MONDAY 28 OCTOBER – BACK TO LUXOR  Dawn.  The sun appeared above the horizon of palms and soon it’s warmth began to penetrate the river’s early chill. We set sail at 6:15, warmed up by our first tea of the day, and stopped for breakfast about an hour later. The captain was grumpy, no doubt suffering the after effects of all the hash he had smoked the previous night.

As the heat came into the day we stretched out to sunbathe: reading and resting and watching the ever-changing pattern of life on the river. Snowy white herons stood motionless on the edges of the water watching for fish while native fishermen watched, no less patiently, from their small gaily painted wooden craft. Along the banks of the river oxen and cattle grazed on the coarse grass and floating weeds, and small herds of sheep and goats foraged amongst the rubbish for bits of paper and greener morsels.

We stopped for Cokes on a small sandy beach below a small village with it’s ubiquitous donkeys and squawking children and then,  later on, at a small island for a toilet stop.  The island was composed of silt left by the river and now being reclaimed by it as the ever-shifting currents swirled by.  Lunch consisted of potatoes long past their best with bread long gone stale, washed down with the last of the fresh water and some coffee.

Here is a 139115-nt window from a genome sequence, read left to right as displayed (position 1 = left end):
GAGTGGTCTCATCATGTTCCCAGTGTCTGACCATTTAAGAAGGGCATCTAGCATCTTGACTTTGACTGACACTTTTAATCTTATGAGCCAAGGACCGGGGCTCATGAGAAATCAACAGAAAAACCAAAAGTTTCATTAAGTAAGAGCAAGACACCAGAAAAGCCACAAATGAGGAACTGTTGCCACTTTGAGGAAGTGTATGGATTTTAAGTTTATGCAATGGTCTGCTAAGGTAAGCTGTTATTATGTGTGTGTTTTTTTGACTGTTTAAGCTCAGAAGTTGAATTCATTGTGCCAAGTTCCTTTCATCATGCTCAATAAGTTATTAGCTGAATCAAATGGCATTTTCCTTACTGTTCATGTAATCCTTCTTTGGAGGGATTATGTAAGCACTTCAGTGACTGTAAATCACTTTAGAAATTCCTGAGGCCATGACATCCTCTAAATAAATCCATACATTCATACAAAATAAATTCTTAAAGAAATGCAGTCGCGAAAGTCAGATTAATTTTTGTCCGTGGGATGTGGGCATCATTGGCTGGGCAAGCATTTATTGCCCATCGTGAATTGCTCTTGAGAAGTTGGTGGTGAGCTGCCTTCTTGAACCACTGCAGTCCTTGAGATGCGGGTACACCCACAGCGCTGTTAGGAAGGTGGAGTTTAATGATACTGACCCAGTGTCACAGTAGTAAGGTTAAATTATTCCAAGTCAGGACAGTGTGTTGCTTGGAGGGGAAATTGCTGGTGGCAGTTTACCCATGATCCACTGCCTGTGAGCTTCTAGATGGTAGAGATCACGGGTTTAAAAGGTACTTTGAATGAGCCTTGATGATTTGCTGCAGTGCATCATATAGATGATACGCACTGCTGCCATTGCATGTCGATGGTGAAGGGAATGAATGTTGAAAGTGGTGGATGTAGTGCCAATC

We reached Edfu at 2pm and paid the captain off. He wasn’t too happy not to get any baksheesh [a tip] but we thought fuck him, he doesn’t deserve any after his sullen, unhelpful and drug-fuddled behaviour. Peter and I negotiated with a taxi driver to take us to Luxor for E£30 pounds and so with our packs all tied to the roof of his beaten up Peugeot 504 we headed off down the road leaving the filthy foul-smelling streets of Edfu behind.

An hour later, out in the countryside with fertile farmland on one side and barren rocky mountains on the other, the car got a puncture in one of its tyres. Of course, Egyptian car maintenance being what it is, there was no spare and no jack so the driver had to start flagging down passing cars in order to borrow them. By the time we had gotten a wheel off someone and a couple of jacks off someone else ,we had gathered quite a crowd of onlookers eager to put forward opinions on the state of the tyre. Eventually, after much debate and stuffing around, the wheel was changed and we set off again, arriving in Luxor at 4:30 p.m.

On the way into town we met Fayez from the Nour Home Hotel and he escorted us there and got us ensconced.  Once again we had tea at Limpleys.

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